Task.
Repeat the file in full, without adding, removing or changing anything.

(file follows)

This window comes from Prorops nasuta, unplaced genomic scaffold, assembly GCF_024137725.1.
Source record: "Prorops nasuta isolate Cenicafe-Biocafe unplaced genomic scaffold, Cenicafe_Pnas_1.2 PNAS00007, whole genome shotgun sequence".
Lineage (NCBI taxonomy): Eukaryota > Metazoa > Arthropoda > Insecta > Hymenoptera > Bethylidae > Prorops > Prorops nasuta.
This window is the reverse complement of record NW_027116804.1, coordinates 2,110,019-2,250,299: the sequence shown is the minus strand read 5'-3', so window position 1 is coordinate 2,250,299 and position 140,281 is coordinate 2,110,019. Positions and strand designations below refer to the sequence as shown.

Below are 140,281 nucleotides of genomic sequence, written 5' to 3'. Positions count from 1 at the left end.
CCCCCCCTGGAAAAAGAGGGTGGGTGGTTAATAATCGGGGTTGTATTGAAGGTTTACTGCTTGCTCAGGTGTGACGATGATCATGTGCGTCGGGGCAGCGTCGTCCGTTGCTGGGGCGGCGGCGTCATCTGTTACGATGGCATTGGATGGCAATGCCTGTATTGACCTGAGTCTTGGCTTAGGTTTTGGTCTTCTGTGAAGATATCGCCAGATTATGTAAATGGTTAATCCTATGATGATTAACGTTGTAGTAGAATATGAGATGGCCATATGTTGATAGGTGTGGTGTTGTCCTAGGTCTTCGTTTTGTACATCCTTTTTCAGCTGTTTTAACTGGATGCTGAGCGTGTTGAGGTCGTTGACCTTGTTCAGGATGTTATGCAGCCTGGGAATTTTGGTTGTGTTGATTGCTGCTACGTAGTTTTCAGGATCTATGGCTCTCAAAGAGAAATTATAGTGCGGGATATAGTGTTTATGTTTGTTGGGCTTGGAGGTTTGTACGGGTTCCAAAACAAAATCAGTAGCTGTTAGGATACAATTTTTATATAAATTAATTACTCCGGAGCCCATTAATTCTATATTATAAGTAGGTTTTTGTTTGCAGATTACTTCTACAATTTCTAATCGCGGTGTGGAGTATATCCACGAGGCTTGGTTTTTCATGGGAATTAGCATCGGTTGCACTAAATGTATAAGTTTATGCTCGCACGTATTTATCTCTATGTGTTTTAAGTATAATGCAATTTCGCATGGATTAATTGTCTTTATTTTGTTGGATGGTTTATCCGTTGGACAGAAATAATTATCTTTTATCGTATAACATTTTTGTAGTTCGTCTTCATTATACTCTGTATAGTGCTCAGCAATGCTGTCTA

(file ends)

This window comes from Prorops nasuta, unplaced genomic scaffold, assembly GCF_024137725.1.
Source record: "Prorops nasuta isolate Cenicafe-Biocafe unplaced genomic scaffold, Cenicafe_Pnas_1.2 PNAS00007, whole genome shotgun sequence".
Lineage (NCBI taxonomy): Eukaryota > Metazoa > Arthropoda > Insecta > Hymenoptera > Bethylidae > Prorops > Prorops nasuta.
This window is the reverse complement of record NW_027116804.1, coordinates 2,110,019-2,250,299: the sequence shown is the minus strand read 5'-3', so window position 1 is coordinate 2,250,299 and position 140,281 is coordinate 2,110,019. Positions and strand designations below refer to the sequence as shown.

Below are 140,281 nucleotides of genomic sequence, written 5' to 3'. Positions count from 1 at the left end.
CCCCCCCTGGAAAAAGAGGGTGGGTGGTTAATAATCGGGGTTGTATTGAAGGTTTACTGCTTGCTCAGGTGTGACGATGATCATGTGCGTCGGGGCAGCGTCGTCCGTTGCTGGGGCGGCGGCGTCATCTGTTACGATGGCATTGGATGGCAATGCCTGTATTGACCTGAGTCTTGGCTTAGGTTTTGGTCTTCTGTGAAGATATCGCCAGATTATGTAAATGGTTAATCCTATGATGATTAACGTTGTAGTAGAATATGAGATGGCCATATGTTGATAGGTGTGGTGTTGTCCTAGGTCTTCGTTTTGTACATCCTTTTTCAGCTGTTTTAACTGGATGCTGAGCGTGTTGAGGTCGTTGACCTTGTTCAGGATGTTATGCAGCCTGGGAATTTTGGTTGTGTTGATTGCTGCTACGTAGTTTTCAGGATCTATGGCTCTCAAAGAGAAATTATAGTGCGGGATATAGTGTTTATGTTTGTTGGGCTTGGAGGTTTGTACGGGTTCCAAAACAAAATCAGTAGCTGTTAGGATACAATTTTTATATAAATTAATTACTCCGGAGCCCATTAATTCTATATTATAAGTAGGTTTTTGTTTGCAGATTACTTCTACAATTTCTAATCGCGGTGTGGAGTATATCCACGAGGCTTGGTTTTTCATGGGAATTAGCATCGGTTGCACTAAATGTATAAGTTTATGCTCGCACGTATTTATCTCTATGTGTTTTAAGTATAATGCAATTTCGCATGGATTAATTGTCTTTATTTTGTTGGATGGTTTATCCGTTGGACAGAAATAATTATCTTTTATCGTATAACATTTTTGTAGTTCGTCTTCATTATACTCTGTATAGTGCTCAGCAATGCTGTCTA